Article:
He would get two quick outs to finish the top of the eighth, but New York's bullpen would also hold in the bottom of the inning to send the gridlocked game to the ninth. In the top of the ninth, Osuna would remain in the game and record a quick 1-2-3 frame to give Houston a chance to walk it off in the bottom half. In the bottom of the ninth, a pinch-hitting Aledmys Diaz would work a two-out walk against Aroldis Chapman, giving the Astros a baserunner, but he would be left on base after a strikeout of Springer to end the inning and force extras. Joe Smith was next out of Houston's bullpen to start the top of the tenth and was able to retire the Yankees in order on seven pitches.

In the bottom of the tenth, New York turned to CC Sabathia for a rare relief appearance to face left-handed Michael Brantley, who would ground out for the first out. Jonathan Loaisiga was next out for the Yankees to try and finish the tenth. Instead, he would issue back-to-back one-out walks, resulting in another move to bring in J.A. Happ. Happ would get out of the jam with a strikeout and flyout to move the game to the eleventh.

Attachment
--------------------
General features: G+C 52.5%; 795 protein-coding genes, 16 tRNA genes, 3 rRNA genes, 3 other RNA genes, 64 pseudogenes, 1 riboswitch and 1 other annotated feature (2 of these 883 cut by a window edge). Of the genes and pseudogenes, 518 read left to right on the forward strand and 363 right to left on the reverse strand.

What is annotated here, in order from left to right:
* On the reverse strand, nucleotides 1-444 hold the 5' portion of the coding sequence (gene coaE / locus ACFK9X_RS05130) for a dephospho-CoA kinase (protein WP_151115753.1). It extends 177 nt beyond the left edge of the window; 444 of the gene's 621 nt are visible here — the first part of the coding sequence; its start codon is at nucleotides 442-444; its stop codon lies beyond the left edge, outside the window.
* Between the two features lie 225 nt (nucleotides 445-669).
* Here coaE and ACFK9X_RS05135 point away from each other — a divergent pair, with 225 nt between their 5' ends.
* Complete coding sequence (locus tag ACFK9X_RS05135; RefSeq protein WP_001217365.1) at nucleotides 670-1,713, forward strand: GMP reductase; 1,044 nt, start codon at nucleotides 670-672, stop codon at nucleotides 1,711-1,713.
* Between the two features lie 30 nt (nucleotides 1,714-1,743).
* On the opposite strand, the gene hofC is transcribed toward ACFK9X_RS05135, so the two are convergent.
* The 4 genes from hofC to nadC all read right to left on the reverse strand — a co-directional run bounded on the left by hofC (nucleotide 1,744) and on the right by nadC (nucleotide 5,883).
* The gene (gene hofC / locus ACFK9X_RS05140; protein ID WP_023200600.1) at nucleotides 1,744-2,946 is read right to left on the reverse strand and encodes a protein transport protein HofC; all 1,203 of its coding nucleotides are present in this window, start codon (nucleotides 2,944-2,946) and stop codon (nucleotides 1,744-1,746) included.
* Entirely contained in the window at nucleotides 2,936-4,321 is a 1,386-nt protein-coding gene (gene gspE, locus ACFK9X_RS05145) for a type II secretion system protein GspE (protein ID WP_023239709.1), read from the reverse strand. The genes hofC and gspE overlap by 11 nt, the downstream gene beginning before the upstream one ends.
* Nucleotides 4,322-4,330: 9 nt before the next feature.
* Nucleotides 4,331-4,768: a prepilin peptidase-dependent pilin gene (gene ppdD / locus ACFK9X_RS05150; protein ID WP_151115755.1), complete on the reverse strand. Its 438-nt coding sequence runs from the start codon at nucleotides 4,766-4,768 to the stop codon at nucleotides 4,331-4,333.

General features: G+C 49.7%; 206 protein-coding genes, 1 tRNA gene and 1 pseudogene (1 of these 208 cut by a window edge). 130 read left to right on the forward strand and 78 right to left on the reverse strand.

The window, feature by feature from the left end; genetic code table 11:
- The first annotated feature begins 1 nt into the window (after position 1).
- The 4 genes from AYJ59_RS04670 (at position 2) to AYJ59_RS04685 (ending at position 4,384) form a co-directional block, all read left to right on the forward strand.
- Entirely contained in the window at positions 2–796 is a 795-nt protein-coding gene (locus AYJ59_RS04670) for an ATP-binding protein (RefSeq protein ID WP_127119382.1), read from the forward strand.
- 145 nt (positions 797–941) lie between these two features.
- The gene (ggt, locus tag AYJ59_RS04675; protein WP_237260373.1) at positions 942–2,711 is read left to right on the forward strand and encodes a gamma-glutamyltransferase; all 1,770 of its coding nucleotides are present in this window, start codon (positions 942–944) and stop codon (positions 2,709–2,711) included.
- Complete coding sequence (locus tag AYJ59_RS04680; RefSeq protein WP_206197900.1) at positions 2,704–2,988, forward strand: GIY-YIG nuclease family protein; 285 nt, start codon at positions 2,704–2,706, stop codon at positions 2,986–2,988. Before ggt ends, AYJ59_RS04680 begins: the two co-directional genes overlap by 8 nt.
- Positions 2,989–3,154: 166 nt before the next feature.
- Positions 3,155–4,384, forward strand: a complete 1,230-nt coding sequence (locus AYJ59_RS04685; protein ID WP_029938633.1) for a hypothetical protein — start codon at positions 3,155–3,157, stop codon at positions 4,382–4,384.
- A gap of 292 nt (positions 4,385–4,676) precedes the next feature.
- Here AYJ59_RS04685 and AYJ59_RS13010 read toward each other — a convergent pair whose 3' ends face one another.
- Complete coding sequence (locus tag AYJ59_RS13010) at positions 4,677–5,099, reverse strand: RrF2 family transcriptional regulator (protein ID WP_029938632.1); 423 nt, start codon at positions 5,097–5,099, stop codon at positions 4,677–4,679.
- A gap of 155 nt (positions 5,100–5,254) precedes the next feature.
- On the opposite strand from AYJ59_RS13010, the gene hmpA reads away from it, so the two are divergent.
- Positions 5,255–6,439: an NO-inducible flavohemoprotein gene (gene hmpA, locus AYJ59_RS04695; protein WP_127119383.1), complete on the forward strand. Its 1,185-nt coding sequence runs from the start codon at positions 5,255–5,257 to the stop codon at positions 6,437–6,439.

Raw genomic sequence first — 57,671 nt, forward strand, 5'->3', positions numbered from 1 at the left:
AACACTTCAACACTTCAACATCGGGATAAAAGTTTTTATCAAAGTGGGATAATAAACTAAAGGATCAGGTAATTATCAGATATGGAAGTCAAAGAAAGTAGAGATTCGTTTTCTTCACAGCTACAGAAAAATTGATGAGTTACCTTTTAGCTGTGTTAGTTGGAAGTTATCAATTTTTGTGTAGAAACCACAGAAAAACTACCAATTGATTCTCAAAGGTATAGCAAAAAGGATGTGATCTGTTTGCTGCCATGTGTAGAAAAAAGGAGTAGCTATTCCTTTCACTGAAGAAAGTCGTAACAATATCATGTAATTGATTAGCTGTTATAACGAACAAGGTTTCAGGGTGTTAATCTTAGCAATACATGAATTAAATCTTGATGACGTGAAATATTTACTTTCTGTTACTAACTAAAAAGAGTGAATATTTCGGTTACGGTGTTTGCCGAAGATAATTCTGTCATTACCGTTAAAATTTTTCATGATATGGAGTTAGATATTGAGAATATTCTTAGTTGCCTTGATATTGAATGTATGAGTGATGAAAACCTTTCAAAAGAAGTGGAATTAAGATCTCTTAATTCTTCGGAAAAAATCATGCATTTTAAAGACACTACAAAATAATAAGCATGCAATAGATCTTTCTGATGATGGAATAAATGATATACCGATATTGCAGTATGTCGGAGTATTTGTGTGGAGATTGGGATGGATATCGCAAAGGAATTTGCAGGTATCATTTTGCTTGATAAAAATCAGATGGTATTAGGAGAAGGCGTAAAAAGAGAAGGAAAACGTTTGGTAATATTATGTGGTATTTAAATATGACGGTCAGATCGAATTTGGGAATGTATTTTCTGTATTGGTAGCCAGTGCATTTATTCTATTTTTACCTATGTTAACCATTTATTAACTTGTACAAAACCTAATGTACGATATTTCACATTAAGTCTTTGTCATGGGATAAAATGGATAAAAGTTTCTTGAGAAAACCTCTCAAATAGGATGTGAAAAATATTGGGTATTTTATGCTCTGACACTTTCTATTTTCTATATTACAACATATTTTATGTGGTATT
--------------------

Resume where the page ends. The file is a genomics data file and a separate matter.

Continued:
Smith would get two quick outs in the top of the eleventh before a walk would end his night in favor of Ryan Pressly, who would allow a single, resulting in another change to Josh James, who would get the third out after a lengthy at-bat. In the bottom of the inning, Carlos Correa evened the series with a solo home run to win the game.

Up Next: With the first two games in Houston accounted for, the ALCS will now shift to the Bronx. In Game 3 at 3:08 PM on Tuesday from New York, the pitching matchup will be the electric Gerrit Cole for Houston, who is 2-0 with a 0.57 ERA and 25 strikeouts after his two ALDS starts going up against Luis Severino who went four shutout innings in his ALDS start.

The Astros playoff report is presented by APG&E.